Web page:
Registered Design Numbers
The following metalware information was formerly available on the Oxton Decorative Arts web site:
The dating of British designs during the Arts & Crafts, Art Nouveau and Art Deco periods is often assisted by the use of Registered Design Numbers. This was a system which came into being in 1842 and started to decline in the early 1930s. It enabled manufacturers, retailers or designers to register their designs, so that they could not be copied. It was therefore like a cross between a patent and a copyright. Many designs were registered by the manufacturers or retailers rather than the designers, so it is not often possible to identify designers on the basis of Registered Design numbers alone.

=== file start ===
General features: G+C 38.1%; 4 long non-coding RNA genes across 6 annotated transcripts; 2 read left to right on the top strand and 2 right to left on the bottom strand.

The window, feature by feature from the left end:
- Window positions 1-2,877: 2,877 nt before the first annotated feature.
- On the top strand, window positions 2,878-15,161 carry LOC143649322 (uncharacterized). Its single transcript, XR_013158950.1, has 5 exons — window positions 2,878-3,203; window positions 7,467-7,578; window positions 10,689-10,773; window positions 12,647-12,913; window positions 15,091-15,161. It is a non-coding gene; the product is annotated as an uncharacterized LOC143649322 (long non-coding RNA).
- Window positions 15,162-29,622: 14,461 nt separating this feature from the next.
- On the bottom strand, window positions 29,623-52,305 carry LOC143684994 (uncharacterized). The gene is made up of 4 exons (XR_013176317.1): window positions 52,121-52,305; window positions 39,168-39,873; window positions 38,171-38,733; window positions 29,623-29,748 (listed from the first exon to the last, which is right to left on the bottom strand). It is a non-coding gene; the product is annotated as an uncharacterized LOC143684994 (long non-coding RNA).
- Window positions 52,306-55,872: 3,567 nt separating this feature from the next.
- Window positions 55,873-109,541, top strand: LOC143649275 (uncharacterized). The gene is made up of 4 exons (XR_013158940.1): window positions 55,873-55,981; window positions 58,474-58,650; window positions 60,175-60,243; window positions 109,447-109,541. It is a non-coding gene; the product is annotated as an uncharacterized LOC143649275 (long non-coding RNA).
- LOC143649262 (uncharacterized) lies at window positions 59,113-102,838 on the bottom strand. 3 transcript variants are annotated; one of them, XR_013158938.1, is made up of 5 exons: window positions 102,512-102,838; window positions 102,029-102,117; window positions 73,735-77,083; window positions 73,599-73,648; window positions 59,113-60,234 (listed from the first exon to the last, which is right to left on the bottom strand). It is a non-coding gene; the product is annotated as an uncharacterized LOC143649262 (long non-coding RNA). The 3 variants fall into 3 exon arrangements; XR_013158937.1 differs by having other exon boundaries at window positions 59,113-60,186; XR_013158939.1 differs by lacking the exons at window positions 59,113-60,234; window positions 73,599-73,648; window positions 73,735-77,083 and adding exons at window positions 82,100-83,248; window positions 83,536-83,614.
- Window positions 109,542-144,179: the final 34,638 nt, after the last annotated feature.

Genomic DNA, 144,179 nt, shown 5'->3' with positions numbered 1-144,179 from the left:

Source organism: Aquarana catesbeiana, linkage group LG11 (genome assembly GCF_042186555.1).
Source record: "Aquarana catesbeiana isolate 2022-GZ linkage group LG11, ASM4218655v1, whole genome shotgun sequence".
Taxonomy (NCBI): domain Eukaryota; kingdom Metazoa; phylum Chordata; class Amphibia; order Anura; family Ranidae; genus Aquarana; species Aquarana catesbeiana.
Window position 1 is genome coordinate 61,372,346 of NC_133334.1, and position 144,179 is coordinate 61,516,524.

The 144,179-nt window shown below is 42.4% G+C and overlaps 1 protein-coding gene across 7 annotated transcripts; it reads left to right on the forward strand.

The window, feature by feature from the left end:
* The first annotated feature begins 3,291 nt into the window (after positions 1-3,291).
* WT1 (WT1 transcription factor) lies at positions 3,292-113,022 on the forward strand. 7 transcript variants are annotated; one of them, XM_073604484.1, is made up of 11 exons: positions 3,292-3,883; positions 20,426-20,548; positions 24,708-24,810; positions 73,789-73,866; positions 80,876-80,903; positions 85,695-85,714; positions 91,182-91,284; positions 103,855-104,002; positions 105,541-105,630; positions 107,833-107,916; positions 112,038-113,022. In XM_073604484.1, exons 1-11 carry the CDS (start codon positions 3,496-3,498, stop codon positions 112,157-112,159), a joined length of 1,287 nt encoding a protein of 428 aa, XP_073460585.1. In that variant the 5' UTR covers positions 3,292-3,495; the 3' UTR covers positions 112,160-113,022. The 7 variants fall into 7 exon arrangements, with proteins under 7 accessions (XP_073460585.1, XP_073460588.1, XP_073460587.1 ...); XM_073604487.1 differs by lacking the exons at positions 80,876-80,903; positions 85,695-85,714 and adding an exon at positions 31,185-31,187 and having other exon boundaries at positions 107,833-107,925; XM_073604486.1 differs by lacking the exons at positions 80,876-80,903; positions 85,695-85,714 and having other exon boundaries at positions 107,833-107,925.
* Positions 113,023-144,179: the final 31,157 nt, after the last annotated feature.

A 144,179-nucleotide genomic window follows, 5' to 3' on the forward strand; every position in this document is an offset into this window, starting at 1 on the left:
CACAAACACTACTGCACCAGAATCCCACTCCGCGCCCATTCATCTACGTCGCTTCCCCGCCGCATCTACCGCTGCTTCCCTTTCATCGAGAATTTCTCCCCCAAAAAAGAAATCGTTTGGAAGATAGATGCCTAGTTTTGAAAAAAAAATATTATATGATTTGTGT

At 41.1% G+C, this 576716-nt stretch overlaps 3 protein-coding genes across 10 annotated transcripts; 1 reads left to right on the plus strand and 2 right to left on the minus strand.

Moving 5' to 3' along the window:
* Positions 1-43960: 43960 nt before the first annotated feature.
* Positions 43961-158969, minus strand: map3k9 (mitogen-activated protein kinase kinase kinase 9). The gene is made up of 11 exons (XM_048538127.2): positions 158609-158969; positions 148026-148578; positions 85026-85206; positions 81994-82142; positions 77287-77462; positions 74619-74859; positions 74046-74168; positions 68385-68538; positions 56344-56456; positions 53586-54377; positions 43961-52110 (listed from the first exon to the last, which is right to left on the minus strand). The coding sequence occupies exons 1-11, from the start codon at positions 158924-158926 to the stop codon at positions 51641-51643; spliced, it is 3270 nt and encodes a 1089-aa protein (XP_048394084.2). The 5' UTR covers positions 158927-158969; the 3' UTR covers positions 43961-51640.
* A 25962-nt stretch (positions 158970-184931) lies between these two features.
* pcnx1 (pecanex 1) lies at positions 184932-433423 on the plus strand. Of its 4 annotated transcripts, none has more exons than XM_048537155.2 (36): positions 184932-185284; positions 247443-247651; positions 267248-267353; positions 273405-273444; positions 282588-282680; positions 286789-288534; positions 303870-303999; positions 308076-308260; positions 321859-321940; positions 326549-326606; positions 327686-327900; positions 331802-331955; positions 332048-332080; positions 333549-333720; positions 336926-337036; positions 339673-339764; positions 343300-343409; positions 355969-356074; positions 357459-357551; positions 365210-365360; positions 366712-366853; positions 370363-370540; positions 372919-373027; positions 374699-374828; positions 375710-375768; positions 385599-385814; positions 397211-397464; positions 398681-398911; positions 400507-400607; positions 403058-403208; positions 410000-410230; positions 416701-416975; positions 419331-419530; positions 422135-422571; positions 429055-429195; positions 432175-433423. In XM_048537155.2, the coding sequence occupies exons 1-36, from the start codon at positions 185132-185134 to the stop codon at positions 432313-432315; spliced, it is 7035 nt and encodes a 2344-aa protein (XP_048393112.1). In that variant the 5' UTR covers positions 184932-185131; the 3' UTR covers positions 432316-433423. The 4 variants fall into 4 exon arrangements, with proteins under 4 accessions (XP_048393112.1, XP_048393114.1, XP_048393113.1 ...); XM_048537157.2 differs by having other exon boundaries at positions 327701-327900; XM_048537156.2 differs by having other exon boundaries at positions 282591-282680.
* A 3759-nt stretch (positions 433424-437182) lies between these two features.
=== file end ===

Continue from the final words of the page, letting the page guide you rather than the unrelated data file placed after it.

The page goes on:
Two systems operated―the first used a lozenge shape with letters and numbers at each corner to signify the date or registration―the abbreviation Rd appeared at the center. The letter at the top corner identifies the year. This system ran until 1883, when it was replaced by a series of sequential numbers preceded by Rd, which can be banded into years for dating purposes. For example, Rd 291330 dates a design to 1897. For most years there are overlaps in the sequences of numbers. Details of the registered designs were included in the official journal of Patents, of which there were one or more volumes per year.
The lozenge series of year letters from 1868 to 1883 is as follows:
The numeric series is as follows:
This page was last updated on September 26, 2004.
© 2004, Gregory Kolojeski. All Rights Reserved.